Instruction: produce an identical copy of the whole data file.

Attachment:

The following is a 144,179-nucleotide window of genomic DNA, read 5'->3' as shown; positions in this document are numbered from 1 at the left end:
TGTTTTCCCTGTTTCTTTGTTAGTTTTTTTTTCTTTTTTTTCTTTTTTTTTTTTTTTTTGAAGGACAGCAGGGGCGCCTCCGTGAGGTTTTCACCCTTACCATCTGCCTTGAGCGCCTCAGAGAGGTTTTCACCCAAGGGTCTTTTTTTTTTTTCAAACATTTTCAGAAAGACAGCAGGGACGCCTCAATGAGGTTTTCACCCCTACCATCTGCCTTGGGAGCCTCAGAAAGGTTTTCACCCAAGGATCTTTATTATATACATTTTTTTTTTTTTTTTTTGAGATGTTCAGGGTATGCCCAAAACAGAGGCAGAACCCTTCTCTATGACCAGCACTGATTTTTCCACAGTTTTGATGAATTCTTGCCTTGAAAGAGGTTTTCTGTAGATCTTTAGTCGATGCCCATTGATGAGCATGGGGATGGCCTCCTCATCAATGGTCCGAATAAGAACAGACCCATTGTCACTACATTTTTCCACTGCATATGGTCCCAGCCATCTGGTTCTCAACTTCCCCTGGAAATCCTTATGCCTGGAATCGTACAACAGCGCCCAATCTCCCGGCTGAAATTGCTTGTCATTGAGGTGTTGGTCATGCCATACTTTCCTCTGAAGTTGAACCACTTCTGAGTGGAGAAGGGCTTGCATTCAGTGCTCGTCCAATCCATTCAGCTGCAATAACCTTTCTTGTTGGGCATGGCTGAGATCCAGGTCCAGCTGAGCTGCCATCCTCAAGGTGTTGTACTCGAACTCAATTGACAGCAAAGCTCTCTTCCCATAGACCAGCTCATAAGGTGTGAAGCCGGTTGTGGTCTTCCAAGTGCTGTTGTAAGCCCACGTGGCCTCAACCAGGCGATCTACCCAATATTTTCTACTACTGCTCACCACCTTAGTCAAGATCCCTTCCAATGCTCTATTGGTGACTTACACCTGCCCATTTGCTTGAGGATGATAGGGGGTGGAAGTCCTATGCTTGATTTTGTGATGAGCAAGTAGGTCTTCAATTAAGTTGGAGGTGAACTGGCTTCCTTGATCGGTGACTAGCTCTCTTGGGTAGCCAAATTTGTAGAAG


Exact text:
The following is a 144,179-nucleotide window of genomic DNA, read 5'->3' as shown; positions in this document are numbered from 1 at the left end:
TGTTTTCCCTGTTTCTTTGTTAGTTTTTTTTTCTTTTTTTTCTTTTTTTTTTTTTTTTTGAAGGACAGCAGGGGCGCCTCCGTGAGGTTTTCACCCTTACCATCTGCCTTGAGCGCCTCAGAGAGGTTTTCACCCAAGGGTCTTTTTTTTTTTTCAAACATTTTCAGAAAGACAGCAGGGACGCCTCAATGAGGTTTTCACCCCTACCATCTGCCTTGGGAGCCTCAGAAAGGTTTTCACCCAAGGATCTTTATTATATACATTTTTTTTTTTTTTTTTTGAGATGTTCAGGGTATGCCCAAAACAGAGGCAGAACCCTTCTCTATGACCAGCACTGATTTTTCCACAGTTTTGATGAATTCTTGCCTTGAAAGAGGTTTTCTGTAGATCTTTAGTCGATGCCCATTGATGAGCATGGGGATGGCCTCCTCATCAATGGTCCGAATAAGAACAGACCCATTGTCACTACATTTTTCCACTGCATATGGTCCCAGCCATCTGGTTCTCAACTTCCCCTGGAAATCCTTATGCCTGGAATCGTACAACAGCGCCCAATCTCCCGGCTGAAATTGCTTGTCATTGAGGTGTTGGTCATGCCATACTTTCCTCTGAAGTTGAACCACTTCTGAGTGGAGAAGGGCTTGCATTCAGTGCTCGTCCAATCCATTCAGCTGCAATAACCTTTCTTGTTGGGCATGGCTGAGATCCAGGTCCAGCTGAGCTGCCATCCTCAAGGTGTTGTACTCGAACTCAATTGACAGCAAAGCTCTCTTCCCATAGACCAGCTCATAAGGTGTGAAGCCGGTTGTGGTCTTCCAAGTGCTGTTGTAAGCCCACGTGGCCTCAACCAGGCGATCTACCCAATATTTTCTACTACTGCTCACCACCTTAGTCAAGATCCCTTCCAATGCTCTATTGGTGACTTACACCTGCCCATTTGCTTGAGGATGATAGGGGGTGGAAGTCCTATGCTTGATTTTGTGATGAGCAAGTAGGTCTTCAATTAAGTTGGAGGTGAACTGGCTTCCTTGATCGGTGACTAGCTCTCTTGGGTAGCCAAATTTGTAGAAG